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Current Active Arizona Watches,
Warnings and Advisories

Severe Weather Warnings Map

Phoenix Warnings Flagstaff Warnings Tucson Warnings Las Vegas Warnings

Image credit: NWS, Phoenix, Arizona

Forcasts, Outlooks & Statements:

Short Term Forecast
Special Weather Statement
Flood Statement
Hazardous Weather Outlook

Watches, Warnings & Advisories:

Snow Advisory
Snow And Blowing Snow Advisory
Freezing Rain Advisory
Winter Storm Advisory
Winter Storm Watch
Winter Storm Warning
Heavy Snow Warning
Freeze Watch
Freeze Warning
Wind Advisory
High Wind Watch
High Wind Warning
Heat Advisory
Excessive Heat Warning
Fire Weather Watch
Red Flag Warning
Flash Flood Watch
Flash Flood Warning
Severe ThunderStorm Watch
Severe ThunderStorm Warning
Tornado Watch
Tornado Warning


Fire Danger Icon
Fire Danger
Rating and
Color Code
Fire Danger Description

Low (L)


Fuels do not ignite readily from small firebrands although a more intense heat source, such as lightning, may start fires in duff or punky wood. Fires in open cured grasslands may burn freely a few hours after rain, but woods fires spread slowly by creeping or smoldering, and burn in irregular fingers. There is little danger of spotting.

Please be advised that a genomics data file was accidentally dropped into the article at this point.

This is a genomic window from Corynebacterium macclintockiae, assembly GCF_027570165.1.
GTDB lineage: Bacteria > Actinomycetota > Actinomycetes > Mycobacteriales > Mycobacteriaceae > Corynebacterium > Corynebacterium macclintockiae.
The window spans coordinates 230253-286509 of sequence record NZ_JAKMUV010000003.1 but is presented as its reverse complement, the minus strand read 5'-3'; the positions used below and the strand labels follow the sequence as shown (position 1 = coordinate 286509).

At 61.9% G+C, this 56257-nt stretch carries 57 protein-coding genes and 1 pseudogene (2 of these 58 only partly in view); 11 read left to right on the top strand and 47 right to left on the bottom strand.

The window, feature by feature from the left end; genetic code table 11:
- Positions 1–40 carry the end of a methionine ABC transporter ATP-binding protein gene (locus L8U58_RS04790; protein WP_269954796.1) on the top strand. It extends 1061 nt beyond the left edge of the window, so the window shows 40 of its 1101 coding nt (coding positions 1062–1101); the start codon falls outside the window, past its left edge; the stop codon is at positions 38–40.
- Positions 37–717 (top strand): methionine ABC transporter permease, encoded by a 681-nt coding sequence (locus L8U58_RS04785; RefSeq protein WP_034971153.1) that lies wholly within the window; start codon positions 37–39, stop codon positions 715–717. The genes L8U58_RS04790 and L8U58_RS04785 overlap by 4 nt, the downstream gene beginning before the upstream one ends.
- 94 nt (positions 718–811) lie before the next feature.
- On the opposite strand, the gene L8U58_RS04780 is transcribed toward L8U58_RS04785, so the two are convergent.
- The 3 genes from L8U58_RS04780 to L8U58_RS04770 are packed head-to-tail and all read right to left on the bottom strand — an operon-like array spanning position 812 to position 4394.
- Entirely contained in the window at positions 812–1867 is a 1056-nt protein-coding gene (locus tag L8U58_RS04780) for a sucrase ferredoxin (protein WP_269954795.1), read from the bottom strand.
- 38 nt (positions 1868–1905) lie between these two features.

Moderate (M)


Fires in open cured grasslands will burn briskly and spread rapidly on windy days. Timber fires spread slowly to moderately fast. The average fire is of moderate intensity, although heavy concentrations of fuel, especially draped fuel, may burn hot. Short-distance spotting may occur, but is not persistent. Fires are not likely to become serious and control is relatively easy.

High (H)


All fine dead fuels ignite readily and fires start easily from most causes. Unattended brush and campfires are likely to escape. Fires spread rapidly and short-distance spotting is common. High-intensity burning may develop on slopes or in concentrations of fine fuels. Fires may become serious and their control difficult unless they are attacked successfully while small.

Very High (VH)


Fires start easily from all causes and, immediately after ignition, spread rapidly and increase quickly in intensity. Spot fires are a constant danger. Fires burning in light fuels may quickly develop high intensity characteristics such as long-distance spotting and fire whirlwinds when they burn into heavier fuels.

Extreme (E)


Fires start quickly, spread furiously, and burn intensely. All fires are potentially serious. Development into high intensity burning will usually be faster and occur from smaller fires than in the very high fire danger class. Direct attack is rarely possible and may be dangerous except immediately after ignition. Fires that develop headway in heavy slash or in conifer stands may be unmanageable while the extreme burning condition lasts. Under these conditions the only effective and safe control action is on the flanks until the weather changes or the fuel supply lessens.